I got a kick out of Matt saying, “So if I had to make a prophecy or forecast…” as though it’s anybody’s guess. The guy is the head of search engine spam for Google, so he knows exactly how Google feels about article marketing, and more importantly, what they plan to do about it next week.
Granted, Matt Cutts is equal parts executive and cheerleader, so you might reasonably assume that he’s just as capable of propaganda as he is of upgrading an algorithm. However, it’s pretty hard to argue with results. Think about the last time you saw five identical articles pop up on a search engine page. Now, did the page say “Google” on the top of it, or did it say “Alta Vista” or maybe even “WebCrawler”? I rest my case.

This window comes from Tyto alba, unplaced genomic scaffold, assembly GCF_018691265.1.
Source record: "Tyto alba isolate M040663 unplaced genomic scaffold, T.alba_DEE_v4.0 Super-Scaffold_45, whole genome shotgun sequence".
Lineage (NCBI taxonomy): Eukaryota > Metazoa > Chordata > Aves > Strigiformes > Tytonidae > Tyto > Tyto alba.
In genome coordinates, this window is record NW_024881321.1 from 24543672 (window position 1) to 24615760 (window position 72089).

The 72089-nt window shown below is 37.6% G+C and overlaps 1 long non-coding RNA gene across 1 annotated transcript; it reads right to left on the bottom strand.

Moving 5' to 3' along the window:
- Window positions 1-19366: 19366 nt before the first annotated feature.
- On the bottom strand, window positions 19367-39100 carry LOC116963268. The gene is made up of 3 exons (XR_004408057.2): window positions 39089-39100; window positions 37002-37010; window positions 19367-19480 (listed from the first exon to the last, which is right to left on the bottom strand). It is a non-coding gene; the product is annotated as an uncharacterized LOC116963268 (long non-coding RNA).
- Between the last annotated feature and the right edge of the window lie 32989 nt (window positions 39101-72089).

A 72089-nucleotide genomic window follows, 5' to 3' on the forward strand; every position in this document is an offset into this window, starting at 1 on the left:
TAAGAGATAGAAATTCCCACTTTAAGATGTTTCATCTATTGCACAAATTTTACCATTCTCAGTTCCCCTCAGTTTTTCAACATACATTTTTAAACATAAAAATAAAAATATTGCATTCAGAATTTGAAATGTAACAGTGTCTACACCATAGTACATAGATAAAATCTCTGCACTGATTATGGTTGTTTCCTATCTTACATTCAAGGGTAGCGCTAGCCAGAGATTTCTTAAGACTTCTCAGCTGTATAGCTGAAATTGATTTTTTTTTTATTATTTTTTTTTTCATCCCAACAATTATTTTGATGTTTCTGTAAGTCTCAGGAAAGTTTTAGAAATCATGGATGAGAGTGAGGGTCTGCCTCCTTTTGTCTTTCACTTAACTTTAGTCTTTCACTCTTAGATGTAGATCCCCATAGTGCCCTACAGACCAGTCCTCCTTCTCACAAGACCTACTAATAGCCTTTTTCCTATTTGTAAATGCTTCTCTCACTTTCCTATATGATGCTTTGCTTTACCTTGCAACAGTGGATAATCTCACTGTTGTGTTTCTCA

Is Article Marketing Really Dead?
Perhaps this particular type of search engine optimizing may have a few last gasps left in it, but it has already outlived it’s usefulness. Because of the natural weaknesses of article marketing combined with the fact that Google has declared open war on it, the days of article marketing are numbered.
Your thoughts on this subject are most welcome.
James Martell is well known as an affiliate marketing specialist in outsourcing and SEO. He is also a speaker and does weekly podcasts and affiliate marketing trainings. James is host of the Affiliate Buzz podcast on WebmasterRadio.FM (the first ever and longest running podcast about the affiliate industry), and creator of the Affiliate Marketers SUPER BootCamp where he teaches others how to make money with affiliate marketing. He lives in White Rock BC, a seaside suburb of Vancouver on west coast of Canada with his wife, Arlene.